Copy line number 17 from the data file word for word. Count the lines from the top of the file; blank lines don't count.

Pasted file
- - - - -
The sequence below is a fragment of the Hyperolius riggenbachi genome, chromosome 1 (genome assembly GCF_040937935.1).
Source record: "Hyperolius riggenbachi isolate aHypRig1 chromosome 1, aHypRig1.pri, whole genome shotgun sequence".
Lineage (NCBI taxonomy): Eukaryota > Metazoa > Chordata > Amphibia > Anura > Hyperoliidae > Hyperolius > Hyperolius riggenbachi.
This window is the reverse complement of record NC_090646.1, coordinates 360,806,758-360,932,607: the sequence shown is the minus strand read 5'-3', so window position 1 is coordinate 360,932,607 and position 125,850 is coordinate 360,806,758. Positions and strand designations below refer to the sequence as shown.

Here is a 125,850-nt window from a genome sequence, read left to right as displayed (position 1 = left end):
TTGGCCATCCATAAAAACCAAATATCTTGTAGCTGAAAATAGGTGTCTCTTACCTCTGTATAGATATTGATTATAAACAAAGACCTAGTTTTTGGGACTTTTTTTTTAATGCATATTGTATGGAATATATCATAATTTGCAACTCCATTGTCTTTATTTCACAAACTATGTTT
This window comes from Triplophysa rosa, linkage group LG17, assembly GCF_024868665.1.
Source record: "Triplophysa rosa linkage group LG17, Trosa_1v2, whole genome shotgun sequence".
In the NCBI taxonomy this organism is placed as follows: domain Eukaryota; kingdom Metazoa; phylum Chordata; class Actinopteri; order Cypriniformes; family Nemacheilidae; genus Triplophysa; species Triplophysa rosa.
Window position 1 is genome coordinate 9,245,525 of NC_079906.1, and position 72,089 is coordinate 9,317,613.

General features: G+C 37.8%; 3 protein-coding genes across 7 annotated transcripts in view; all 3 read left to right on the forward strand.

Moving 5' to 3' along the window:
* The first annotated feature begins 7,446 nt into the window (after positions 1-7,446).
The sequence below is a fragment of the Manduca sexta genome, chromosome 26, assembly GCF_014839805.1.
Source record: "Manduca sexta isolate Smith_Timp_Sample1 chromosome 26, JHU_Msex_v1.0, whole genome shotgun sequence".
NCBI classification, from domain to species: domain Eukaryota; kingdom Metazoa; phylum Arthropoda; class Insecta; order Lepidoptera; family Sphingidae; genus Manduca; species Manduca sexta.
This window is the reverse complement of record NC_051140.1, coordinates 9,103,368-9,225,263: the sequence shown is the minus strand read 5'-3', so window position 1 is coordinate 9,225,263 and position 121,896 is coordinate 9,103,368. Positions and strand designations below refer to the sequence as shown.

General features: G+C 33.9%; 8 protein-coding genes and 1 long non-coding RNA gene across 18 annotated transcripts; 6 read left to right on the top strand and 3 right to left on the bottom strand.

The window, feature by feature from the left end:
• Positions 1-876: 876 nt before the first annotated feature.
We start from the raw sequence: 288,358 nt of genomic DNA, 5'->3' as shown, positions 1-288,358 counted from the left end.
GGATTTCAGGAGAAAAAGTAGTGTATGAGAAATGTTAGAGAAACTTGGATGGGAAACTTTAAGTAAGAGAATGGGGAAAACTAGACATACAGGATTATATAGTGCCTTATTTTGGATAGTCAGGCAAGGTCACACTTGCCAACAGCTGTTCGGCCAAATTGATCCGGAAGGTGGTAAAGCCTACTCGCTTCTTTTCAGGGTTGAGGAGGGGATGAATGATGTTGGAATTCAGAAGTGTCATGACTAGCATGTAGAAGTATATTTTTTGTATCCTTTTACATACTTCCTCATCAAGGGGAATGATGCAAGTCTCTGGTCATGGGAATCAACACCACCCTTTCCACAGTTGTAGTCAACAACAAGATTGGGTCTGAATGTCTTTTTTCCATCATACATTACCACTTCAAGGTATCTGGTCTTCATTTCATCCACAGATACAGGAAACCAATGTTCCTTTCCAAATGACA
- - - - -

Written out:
This window is the reverse complement of record NC_051140.1, coordinates 9,103,368-9,225,263: the sequence shown is the minus strand read 5'-3', so window position 1 is coordinate 9,225,263 and position 121,896 is coordinate 9,103,368. Positions and strand designations below refer to the sequence as shown.